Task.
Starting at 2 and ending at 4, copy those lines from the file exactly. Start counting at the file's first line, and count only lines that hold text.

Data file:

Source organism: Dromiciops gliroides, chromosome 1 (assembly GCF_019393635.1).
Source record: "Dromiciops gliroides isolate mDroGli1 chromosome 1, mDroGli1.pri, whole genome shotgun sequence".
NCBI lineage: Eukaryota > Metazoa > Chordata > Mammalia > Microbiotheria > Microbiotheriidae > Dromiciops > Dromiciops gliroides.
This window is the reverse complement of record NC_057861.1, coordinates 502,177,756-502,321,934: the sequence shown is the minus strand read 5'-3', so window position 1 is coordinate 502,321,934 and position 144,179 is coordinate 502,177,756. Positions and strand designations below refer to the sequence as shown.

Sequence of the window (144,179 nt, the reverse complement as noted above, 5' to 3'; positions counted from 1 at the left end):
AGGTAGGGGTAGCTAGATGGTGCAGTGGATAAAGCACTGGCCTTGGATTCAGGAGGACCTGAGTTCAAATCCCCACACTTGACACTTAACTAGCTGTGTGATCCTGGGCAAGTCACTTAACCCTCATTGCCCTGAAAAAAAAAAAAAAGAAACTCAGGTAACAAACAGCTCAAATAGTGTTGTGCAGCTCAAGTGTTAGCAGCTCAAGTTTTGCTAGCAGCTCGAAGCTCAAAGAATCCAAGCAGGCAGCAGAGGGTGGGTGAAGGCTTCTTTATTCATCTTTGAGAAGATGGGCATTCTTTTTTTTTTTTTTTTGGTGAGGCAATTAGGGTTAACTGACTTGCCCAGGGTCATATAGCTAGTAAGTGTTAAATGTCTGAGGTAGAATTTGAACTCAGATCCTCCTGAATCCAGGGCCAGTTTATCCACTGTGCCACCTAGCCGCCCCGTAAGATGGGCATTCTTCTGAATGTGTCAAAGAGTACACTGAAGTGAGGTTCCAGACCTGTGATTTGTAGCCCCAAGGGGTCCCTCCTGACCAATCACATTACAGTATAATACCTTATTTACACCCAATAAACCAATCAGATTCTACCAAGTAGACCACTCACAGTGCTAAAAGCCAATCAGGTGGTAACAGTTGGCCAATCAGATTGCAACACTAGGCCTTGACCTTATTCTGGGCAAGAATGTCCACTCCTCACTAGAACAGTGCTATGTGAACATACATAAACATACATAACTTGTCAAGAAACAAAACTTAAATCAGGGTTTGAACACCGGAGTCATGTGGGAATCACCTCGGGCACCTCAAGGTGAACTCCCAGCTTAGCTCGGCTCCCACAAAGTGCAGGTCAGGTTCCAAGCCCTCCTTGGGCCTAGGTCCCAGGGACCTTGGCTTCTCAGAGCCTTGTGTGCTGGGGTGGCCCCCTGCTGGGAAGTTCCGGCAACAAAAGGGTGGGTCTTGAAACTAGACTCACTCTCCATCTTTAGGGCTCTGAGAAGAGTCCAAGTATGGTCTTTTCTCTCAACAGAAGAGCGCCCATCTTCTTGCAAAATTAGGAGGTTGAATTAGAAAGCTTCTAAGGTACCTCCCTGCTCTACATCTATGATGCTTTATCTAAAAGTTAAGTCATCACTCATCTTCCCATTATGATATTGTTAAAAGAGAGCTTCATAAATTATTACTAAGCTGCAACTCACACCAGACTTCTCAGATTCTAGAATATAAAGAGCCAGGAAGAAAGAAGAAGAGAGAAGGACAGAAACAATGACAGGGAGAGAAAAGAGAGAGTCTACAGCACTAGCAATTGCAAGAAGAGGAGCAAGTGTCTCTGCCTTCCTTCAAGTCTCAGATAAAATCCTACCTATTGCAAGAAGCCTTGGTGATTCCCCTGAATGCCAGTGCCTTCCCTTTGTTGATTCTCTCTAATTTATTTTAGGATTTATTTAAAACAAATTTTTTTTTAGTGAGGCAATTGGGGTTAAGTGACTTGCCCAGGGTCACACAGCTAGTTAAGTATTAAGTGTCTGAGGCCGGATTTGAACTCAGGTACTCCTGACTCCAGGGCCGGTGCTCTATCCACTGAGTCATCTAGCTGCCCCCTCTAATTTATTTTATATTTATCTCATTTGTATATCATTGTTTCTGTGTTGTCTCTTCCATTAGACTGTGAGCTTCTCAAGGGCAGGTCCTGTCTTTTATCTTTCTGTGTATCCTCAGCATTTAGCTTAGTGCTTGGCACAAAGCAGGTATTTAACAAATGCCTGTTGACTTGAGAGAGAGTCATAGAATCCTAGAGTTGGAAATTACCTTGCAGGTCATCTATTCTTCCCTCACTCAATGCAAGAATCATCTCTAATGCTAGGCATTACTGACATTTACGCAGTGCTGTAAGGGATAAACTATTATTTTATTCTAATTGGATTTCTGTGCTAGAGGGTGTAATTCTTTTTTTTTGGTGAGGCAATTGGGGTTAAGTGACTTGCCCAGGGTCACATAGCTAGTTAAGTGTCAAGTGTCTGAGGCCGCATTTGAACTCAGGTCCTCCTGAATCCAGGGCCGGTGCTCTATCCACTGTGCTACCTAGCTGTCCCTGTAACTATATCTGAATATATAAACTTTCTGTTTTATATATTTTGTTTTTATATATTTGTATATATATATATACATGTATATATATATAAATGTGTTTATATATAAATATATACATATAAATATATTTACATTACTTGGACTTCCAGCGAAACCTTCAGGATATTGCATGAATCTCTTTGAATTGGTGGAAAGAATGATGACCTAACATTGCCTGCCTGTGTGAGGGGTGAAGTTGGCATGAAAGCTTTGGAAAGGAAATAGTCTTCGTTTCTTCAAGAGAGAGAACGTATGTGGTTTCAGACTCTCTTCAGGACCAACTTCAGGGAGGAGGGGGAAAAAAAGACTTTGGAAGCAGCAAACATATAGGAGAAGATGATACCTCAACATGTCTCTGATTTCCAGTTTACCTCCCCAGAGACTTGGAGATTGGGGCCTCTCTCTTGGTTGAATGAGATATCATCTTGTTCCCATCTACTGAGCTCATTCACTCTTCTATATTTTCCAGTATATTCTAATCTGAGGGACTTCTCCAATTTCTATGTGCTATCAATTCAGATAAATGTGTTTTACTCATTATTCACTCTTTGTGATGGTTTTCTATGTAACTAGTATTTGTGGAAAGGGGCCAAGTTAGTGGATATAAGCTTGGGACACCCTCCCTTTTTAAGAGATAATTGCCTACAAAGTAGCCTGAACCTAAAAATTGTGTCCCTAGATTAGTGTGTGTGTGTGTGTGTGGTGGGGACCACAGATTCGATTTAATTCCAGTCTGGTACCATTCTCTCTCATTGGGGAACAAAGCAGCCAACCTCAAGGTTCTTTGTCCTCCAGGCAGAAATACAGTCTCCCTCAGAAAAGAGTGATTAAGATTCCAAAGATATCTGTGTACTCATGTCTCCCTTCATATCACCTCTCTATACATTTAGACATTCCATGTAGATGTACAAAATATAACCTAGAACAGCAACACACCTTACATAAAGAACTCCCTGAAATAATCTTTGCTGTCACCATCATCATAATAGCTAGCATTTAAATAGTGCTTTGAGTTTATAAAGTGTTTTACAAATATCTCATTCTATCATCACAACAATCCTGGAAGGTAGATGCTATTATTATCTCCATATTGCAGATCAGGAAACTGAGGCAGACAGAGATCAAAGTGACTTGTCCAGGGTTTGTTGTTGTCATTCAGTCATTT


Source record: "Dromiciops gliroides isolate mDroGli1 chromosome 1, mDroGli1.pri, whole genome shotgun sequence".
NCBI lineage: Eukaryota > Metazoa > Chordata > Mammalia > Microbiotheria > Microbiotheriidae > Dromiciops > Dromiciops gliroides.
This window is the reverse complement of record NC_057861.1, coordinates 502,177,756-502,321,934: the sequence shown is the minus strand read 5'-3', so window position 1 is coordinate 502,321,934 and position 144,179 is coordinate 502,177,756. Positions and strand designations below refer to the sequence as shown.